Ten essential films ten years ago


Tom Jolliffe returns to 10 years 2011, offering ten essential films from …

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I am almost amazed that we are now 10 years old since 2011. For me, 2011 is the future. I’m still stuck somewhere in 2004. How the hell have 21-year-olds been born in this century? Still here we are. Let us not get too optimistic about the future prospects of the film supply. We might as well look back. 2011 was a pretty solid year of movies, through which there were a few true cult favorites. Here are 10 essential films from that year.



Let’s start the procedure with a film that may have slipped on your radar. Star actor Paddy Considine transformed into a star filmmaker by writing and directing this story about a bitter man struggling with his evils and uncontrollable anger. Outside the selected public in the UK, this didn’t really get the deserved notice. Peter Mullan once again showed in an amazing performance how thoroughly undervalued the actress she is, and Olivia Colman is also great here. He’s stepped into the limelight he deserves more than he deserves in the intervening years, and is now (deservedly) an Oscar-winning actor. Tyrannosaurus is a grim but compelling view.

Take cover

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Another film that slipped under the radar somewhat. Take cover is a fascinating character work that sees Michael Shannon presenting the best performance of his career as a blue – collar family as a man obsessed with his preconceived apocalyptic event. His obsession soon disrupts work and family life and finds him in conflict with the community as well. The film brought writer / director Jeff Nichol to the public’s attention and was adorned with critical praise, even if it didn’t find a wide audience. It’s a great movie.

Money ball


Brad Pitt as a baseball coach who develops a revolutionary scouting method based on statistics. It sounds either to fantasy baseball league enthusiasts who dream, or to the film world for all of us. It turned out that the fantasy league friends are right. Money ball was unfairly rejected in some corners as a populist trip, but it’s a fascinating real-life story that somehow makes the subject entertaining. Pitt is as effortlessly charismatic as you might expect, but the big surprise was Jonah Hill, who stood out from the stoning comedies and produced a show that destroyed all prejudices about his limitations. Some dismissed six Oscar nominees (including a surprising but welcome nod to Hill and one to Pitt) for a snobic shortage, but the success of the award season was justified.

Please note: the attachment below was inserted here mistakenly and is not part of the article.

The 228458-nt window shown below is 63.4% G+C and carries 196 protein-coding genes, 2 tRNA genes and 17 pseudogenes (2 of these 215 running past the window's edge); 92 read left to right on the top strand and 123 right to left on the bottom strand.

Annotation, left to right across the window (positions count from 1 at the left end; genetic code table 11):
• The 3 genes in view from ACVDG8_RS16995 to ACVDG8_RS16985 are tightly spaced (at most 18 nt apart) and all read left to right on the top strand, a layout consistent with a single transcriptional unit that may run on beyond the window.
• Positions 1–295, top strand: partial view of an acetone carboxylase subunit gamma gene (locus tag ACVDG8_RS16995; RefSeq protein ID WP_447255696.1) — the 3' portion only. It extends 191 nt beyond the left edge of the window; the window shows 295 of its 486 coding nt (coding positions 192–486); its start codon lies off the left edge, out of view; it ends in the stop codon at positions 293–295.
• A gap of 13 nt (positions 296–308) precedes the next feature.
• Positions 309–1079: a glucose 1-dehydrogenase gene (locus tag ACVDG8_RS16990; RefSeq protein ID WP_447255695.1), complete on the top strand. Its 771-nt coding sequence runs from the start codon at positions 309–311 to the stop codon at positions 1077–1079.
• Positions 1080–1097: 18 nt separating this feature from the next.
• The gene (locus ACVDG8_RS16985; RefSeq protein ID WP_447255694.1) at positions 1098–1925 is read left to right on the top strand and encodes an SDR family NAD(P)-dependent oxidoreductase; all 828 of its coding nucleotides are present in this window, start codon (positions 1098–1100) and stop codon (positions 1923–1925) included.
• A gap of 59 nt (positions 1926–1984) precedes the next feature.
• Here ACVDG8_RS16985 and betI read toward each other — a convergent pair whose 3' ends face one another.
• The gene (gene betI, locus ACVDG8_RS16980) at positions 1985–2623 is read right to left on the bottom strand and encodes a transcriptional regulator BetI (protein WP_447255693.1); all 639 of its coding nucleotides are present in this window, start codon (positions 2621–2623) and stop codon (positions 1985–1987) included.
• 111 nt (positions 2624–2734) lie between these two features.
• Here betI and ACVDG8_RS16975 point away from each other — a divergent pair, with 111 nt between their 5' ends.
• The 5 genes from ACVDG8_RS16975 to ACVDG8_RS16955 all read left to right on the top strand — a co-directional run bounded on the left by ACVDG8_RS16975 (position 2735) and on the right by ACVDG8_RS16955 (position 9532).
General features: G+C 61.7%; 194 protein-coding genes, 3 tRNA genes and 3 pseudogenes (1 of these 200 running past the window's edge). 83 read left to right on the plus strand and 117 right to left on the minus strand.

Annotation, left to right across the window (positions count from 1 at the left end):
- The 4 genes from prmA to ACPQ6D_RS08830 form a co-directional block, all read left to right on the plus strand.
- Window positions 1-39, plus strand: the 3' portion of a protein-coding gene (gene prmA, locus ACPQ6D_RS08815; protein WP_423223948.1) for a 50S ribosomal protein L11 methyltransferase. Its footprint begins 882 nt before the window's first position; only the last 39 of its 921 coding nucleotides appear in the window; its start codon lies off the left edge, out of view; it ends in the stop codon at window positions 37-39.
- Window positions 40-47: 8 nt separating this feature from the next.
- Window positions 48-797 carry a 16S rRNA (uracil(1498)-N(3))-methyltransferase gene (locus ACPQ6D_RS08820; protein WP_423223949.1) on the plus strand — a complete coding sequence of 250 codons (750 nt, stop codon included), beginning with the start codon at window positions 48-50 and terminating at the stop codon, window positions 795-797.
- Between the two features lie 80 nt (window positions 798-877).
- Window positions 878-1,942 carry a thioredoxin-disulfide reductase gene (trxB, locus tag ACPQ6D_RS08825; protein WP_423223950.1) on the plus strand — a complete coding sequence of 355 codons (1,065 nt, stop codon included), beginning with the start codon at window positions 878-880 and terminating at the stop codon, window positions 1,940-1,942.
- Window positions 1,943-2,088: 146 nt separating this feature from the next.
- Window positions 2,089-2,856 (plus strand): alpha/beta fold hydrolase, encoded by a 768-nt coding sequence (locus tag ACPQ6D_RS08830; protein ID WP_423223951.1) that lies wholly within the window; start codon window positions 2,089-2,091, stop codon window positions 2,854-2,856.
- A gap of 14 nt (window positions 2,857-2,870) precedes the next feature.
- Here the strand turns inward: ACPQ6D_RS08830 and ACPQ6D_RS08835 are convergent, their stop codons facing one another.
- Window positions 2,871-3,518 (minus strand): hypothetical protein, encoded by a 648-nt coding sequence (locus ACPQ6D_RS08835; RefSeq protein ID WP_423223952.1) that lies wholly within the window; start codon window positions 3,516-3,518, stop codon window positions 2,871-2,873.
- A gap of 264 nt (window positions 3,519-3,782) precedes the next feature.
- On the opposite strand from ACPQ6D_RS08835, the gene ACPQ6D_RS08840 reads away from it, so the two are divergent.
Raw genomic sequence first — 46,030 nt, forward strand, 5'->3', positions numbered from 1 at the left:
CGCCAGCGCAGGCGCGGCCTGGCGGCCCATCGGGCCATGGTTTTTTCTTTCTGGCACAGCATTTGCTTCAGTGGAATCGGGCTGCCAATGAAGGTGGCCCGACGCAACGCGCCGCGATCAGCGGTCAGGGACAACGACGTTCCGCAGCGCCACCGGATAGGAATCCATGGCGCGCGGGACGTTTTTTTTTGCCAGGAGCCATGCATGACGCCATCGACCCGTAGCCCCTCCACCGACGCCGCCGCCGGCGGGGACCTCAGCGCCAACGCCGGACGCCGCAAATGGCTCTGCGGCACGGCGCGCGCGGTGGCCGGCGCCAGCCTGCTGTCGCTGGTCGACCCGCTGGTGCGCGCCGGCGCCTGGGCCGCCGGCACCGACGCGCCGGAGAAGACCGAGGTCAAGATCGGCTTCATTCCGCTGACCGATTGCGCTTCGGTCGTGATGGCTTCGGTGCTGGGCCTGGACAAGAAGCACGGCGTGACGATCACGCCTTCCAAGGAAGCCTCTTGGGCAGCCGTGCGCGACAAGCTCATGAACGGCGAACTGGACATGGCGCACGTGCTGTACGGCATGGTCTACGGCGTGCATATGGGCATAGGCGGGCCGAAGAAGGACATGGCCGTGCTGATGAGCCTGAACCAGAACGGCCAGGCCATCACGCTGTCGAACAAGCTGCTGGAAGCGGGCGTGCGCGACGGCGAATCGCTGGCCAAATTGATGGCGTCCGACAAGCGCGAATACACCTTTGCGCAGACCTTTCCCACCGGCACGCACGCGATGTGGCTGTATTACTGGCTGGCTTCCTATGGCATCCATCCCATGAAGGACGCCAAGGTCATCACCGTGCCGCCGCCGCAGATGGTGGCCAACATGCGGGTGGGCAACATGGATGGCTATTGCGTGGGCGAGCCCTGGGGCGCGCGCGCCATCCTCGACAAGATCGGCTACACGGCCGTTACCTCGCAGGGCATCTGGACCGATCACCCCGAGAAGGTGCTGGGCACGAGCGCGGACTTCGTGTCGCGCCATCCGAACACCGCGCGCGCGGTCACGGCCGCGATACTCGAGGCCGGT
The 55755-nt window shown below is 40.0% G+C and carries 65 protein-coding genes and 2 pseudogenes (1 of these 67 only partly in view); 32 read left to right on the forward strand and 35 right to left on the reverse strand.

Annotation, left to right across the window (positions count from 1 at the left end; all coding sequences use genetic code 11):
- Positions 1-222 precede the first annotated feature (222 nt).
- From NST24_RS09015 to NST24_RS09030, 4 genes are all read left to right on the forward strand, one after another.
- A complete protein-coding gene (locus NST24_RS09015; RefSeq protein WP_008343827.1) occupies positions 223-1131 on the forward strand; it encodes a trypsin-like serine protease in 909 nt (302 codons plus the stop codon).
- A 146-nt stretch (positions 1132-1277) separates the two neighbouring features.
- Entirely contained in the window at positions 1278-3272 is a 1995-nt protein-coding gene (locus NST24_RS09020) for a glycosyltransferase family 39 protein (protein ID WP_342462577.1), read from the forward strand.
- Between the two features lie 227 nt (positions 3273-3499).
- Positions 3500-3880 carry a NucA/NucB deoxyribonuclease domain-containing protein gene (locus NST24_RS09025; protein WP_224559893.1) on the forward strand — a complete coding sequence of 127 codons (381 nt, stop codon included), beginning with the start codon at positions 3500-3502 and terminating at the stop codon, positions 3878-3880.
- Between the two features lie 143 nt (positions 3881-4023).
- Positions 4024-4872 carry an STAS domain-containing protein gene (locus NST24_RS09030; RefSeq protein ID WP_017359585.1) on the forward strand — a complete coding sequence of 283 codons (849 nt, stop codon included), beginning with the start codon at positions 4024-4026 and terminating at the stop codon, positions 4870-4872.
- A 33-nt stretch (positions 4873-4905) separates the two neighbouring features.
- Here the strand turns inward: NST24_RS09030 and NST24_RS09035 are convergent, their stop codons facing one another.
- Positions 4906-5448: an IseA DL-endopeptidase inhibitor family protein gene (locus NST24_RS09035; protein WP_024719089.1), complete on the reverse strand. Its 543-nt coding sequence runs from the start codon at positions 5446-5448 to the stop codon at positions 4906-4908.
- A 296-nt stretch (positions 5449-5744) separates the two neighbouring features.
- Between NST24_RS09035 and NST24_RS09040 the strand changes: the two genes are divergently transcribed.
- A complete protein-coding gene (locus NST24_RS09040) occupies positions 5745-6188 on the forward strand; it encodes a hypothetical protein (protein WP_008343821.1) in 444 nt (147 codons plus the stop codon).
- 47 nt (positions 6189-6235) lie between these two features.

Tinker Tailor Soldier Spy


Based on the novel by the late John Le Carre, the classic Cold War era story gets the perfect cinematic adaptation of the pitch (which is also worthy of an excellent British TV mini-series). Gary Oldman directs all the stars in a film excellently directed by Tomas Alfredson (Get right in). It’s a slow-burning and old-fashioned thriller that’s constantly fascinating. Bridget O’Conner and Peter Straughan do an exceptional job of adapting classical source material. Despite its critical popularity, this did not find any resonance with everyone, as the slow pace, which felt particularly strong in 2011 in particular, steadily increased with the growth of unregulated, shorter-attention films.



Here is a curve ball. This was pretty underestimated for me. It was often rejected like Liam Neeson Assumed with wolves. In reality, the film feels much more than a mixture of literal and allegorical struggle and grief of loss. It is a simple self-confidence, but a brutally effective struggle to survive in extreme conditions against a fierce animal enemy. The wolf pack picks up the survivors of the plane accident one by one in almost uninhabited snowy conditions. The scene and the enemy make an exciting film, but Neeson’s performance (as an almost hopeless hunter who finds his will to survive) is layered with the actors ’own fresh sorrows in a film made only long after he lost his wife Natasha Richardson’s tragic accident.